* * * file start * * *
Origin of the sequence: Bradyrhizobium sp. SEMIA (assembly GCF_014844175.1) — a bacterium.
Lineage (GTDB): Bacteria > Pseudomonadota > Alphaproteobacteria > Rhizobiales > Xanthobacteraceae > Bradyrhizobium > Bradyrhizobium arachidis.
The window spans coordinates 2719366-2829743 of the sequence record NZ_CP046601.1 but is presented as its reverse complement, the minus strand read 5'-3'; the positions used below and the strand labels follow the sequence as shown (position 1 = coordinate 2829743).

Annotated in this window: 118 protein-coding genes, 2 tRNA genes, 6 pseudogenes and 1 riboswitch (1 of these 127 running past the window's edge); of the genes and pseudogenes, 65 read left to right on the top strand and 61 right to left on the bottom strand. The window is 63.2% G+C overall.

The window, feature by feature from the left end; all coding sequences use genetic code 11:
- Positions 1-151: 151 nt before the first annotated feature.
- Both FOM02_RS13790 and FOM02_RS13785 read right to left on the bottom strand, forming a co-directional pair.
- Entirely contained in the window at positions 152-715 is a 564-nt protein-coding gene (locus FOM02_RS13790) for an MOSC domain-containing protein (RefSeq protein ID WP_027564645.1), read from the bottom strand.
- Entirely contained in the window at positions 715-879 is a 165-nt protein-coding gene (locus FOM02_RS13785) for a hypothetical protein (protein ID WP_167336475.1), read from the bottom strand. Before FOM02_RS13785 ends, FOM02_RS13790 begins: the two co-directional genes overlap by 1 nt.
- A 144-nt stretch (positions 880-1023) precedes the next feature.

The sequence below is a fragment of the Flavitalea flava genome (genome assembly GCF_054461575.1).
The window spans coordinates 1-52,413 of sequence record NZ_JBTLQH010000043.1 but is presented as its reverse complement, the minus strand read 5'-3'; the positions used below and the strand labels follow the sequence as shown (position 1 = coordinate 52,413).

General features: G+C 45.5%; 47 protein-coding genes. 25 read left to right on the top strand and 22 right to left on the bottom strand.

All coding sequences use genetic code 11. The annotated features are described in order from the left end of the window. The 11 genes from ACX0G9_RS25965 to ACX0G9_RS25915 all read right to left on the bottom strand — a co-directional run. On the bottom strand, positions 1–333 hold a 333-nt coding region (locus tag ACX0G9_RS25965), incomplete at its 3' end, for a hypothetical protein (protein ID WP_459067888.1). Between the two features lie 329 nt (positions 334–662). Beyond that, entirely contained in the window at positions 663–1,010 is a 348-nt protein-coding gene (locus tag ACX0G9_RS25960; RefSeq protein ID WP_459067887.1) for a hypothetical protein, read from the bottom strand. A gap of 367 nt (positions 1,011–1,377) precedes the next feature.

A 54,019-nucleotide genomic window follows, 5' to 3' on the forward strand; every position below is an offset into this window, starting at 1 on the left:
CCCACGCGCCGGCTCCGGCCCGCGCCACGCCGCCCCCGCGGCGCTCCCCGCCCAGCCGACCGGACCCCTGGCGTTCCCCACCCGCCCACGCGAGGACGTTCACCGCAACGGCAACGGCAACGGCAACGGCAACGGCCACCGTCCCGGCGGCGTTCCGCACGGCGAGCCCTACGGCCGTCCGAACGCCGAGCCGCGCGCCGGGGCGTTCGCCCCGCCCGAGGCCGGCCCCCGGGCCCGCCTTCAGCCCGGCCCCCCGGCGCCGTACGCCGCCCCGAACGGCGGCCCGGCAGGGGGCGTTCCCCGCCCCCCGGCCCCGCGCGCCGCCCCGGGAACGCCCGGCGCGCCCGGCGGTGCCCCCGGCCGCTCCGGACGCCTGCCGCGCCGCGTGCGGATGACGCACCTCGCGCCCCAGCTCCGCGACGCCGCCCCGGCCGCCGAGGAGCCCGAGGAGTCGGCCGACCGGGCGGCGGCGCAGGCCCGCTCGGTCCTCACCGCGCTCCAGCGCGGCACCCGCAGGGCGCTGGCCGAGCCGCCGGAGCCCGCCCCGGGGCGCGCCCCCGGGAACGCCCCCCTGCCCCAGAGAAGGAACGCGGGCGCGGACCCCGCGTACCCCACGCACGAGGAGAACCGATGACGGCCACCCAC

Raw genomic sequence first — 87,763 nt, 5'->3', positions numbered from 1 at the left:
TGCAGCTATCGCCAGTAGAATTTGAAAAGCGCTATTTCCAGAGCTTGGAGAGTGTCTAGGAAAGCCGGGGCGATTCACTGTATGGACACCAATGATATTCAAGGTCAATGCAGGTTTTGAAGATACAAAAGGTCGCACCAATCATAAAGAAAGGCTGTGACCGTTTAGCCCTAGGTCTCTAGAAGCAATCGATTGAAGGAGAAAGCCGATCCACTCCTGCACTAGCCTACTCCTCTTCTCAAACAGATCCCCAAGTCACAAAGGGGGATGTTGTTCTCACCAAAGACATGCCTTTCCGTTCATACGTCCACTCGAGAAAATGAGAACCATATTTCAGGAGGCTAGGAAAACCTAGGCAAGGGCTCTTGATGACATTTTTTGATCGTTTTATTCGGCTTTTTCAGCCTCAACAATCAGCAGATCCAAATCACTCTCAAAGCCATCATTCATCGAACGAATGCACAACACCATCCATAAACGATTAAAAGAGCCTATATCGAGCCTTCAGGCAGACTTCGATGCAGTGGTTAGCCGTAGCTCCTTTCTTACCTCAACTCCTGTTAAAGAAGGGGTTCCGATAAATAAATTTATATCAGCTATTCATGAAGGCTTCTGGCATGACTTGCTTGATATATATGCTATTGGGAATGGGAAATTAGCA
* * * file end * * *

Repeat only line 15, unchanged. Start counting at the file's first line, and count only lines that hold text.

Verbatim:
A 54,019-nucleotide genomic window follows, 5' to 3' on the forward strand; every position below is an offset into this window, starting at 1 on the left: